THE plastics industry is under pressure from import competition at a time of global surpluses for the segment, as well as reduced activity during the lockdown, the industry association said.
Philippine Plastics Industry Association, Inc. President Danny Ngo said lockdown measures have reduced production by constraining the movement of personnel and supplies, especially during the initial months of the public health emergency.
The plastics industry produces mostly pipes and packaging, supplying the food, agriculture, and electronics industries.
The pandemic has increased the global use of plastics as demand for medical goods and take-out containers surged, while the collapse of the oil market made virgin plastic manufacturing cheaper than recycling, alarming environmental advocates.
In the Philippines, importers have the upper hand.
“It’s very hard for us, the local industry, to compete with the foreign brands — especially our ASEAN neighbors. Because of this pandemic, there is a surplus in production from our neighbors. So in order for them to survive, they send their products to us. So the local industry is also suffering,” Mr. Ngo said in English and Filipino in an online video interview.
Plastics manufacturers have also been pushing back against efforts to impose safeguard tariffs on their raw materials, saying that a disrupted resin supply chain could lead to factory closures.
JG Summit Petrochemical Corp. has asked the Trade department to initiate a safeguard measures investigation, claiming that a surge in resin imports in recent years has caused it substantial injury. The Safeguard Measures Act, or Republic Act No. 8800, allows domestic producers to ask the government to conduct an investigation into their import competitors if they claim to have been harmed by excessive imports.
The plastics association said safeguards could lead to the Philippine market being flooded with imported plastic finished goods, as the industry competes with manufacturers based in countries with cheaper production costs.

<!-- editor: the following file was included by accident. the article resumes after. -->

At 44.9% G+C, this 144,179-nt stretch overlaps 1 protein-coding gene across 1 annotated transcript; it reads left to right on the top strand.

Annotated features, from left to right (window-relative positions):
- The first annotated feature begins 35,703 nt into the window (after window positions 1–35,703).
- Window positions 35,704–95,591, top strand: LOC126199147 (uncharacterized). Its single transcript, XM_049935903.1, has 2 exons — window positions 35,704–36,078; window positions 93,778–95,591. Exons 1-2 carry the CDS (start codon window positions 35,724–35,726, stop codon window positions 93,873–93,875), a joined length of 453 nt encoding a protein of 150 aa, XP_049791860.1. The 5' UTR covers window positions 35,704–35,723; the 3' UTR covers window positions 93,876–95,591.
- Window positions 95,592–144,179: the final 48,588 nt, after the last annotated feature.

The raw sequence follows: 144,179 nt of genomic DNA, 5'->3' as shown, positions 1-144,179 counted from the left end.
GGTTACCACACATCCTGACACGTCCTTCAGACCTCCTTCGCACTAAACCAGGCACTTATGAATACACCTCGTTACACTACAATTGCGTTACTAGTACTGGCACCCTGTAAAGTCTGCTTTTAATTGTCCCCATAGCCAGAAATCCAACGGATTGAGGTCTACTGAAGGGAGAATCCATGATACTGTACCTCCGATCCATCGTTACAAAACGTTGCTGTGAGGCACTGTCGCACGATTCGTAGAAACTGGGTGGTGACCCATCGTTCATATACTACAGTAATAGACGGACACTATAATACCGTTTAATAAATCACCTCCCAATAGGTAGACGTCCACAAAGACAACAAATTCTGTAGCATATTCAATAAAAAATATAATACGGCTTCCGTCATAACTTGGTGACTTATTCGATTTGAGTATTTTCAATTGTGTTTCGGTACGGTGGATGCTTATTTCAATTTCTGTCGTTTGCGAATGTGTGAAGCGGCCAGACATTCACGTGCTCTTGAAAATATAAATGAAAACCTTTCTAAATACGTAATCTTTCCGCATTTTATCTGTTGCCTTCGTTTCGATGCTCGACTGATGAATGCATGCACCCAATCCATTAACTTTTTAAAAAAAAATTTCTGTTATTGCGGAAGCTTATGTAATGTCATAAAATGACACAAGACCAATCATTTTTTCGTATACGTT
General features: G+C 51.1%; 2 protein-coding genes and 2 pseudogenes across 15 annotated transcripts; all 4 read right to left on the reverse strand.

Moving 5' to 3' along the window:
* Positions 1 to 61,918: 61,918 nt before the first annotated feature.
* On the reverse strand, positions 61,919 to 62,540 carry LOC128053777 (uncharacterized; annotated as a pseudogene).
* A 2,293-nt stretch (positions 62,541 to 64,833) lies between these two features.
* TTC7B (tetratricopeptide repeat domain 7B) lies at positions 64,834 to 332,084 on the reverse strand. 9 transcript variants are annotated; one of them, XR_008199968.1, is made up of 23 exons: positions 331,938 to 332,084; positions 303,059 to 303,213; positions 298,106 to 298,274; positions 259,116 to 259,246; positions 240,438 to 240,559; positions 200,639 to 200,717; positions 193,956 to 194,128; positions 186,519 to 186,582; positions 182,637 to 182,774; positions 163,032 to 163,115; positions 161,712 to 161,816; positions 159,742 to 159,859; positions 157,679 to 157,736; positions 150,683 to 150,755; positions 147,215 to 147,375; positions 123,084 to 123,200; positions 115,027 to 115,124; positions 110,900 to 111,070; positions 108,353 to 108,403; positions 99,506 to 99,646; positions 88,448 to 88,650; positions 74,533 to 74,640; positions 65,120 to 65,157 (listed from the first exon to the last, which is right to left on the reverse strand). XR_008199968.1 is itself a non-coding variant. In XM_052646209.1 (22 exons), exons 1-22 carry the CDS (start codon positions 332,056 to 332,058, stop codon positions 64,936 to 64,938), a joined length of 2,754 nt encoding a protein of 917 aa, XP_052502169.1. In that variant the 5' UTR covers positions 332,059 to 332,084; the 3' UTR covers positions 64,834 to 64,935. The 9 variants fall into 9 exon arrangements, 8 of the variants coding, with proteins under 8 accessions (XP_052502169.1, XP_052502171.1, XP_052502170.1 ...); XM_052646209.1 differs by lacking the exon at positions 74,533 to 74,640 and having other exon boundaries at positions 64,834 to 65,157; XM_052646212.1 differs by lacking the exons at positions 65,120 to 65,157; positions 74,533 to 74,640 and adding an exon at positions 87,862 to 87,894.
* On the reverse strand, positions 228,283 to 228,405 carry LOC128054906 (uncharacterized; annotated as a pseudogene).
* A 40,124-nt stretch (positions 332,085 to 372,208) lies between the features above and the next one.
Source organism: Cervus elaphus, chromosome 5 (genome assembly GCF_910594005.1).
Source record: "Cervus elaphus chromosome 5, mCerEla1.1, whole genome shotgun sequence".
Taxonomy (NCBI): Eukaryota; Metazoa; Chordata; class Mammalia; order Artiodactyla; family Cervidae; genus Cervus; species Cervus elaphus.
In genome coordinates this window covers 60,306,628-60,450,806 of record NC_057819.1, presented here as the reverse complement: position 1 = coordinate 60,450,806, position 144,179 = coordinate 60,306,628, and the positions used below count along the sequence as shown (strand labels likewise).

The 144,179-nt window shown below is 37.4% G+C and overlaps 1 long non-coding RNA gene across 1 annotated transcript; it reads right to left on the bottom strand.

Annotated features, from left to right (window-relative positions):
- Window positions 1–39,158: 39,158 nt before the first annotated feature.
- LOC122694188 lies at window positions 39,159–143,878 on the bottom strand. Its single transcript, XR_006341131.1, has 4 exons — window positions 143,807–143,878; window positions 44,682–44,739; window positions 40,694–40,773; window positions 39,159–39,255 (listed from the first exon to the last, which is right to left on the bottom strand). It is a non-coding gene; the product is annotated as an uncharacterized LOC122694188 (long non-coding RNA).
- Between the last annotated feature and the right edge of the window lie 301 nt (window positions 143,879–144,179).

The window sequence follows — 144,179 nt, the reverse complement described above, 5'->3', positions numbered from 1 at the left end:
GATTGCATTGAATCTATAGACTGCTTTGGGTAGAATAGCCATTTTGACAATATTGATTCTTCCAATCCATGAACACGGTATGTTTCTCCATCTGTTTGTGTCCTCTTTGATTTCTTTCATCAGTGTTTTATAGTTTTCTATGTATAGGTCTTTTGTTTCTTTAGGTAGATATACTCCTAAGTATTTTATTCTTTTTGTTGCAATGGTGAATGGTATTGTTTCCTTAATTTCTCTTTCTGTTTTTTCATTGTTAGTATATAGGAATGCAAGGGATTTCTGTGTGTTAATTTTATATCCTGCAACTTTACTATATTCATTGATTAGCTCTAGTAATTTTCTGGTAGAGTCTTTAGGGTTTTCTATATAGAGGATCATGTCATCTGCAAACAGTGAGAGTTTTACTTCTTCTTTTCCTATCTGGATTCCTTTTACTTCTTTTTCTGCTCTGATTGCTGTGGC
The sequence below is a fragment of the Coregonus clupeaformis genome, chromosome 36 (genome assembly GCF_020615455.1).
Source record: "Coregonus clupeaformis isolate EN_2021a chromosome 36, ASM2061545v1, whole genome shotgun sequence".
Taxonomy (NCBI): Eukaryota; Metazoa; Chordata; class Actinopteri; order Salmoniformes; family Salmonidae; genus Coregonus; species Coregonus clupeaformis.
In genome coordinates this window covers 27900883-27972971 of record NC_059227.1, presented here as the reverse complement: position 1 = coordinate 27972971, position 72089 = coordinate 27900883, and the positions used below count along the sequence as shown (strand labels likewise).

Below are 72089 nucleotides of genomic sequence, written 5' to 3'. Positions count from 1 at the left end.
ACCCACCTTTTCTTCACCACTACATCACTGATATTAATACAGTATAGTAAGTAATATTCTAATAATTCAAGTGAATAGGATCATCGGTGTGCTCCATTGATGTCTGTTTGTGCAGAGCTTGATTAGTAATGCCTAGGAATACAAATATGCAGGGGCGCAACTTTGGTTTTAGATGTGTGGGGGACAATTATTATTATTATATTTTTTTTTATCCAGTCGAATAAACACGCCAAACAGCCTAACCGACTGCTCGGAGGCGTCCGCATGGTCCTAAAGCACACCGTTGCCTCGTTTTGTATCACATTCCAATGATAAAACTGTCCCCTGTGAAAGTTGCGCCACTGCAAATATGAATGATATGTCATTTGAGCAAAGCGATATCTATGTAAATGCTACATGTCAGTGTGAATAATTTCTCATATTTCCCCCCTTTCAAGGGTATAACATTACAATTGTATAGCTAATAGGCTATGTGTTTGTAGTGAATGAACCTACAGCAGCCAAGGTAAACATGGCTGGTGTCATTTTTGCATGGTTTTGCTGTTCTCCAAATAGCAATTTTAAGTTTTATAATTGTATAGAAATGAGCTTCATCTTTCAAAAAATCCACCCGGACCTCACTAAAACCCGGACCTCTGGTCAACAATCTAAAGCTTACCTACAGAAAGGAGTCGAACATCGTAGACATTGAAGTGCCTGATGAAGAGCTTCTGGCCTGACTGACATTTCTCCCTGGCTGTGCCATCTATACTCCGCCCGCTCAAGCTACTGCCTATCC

“It might happen that we also have to lay off workers, because our plastic becomes more expensive and it becomes cheaper to import finished goods,” Mr. Ngo said.
Despite the surge in demand for fast food containers, Mr. Ngo said that overall demand is still down as businesses that remain closed or operate at reduced operations order less plastic packaging.
“When the economy is down, plastic is affected. So demand increased for food packaging because of online orders. But what about the other industries — garments, agriculture, exports? Demand may have increased in one area, but for all others, it declined. The retail industry is not functioning anymore.”
Increased medical and take-out container waste caused by the pandemic has prompted concerns from environmentalists.
The study increased plastic pollution due to COVID-19 pandemic: Challenges and recommendations published at the Chemical Engineering Journal said that mismanaged plastic waste during the pandemic could harm the marine environment and block sewage.
The authors recommended improved waste management, the use of bio-based or biodegradable plastics, and disinfection for safe recycling.
Mr. Ngo said the plastics industry is calling for better waste segregation to improve the facilitate recycling. — Jenina P. Ibañez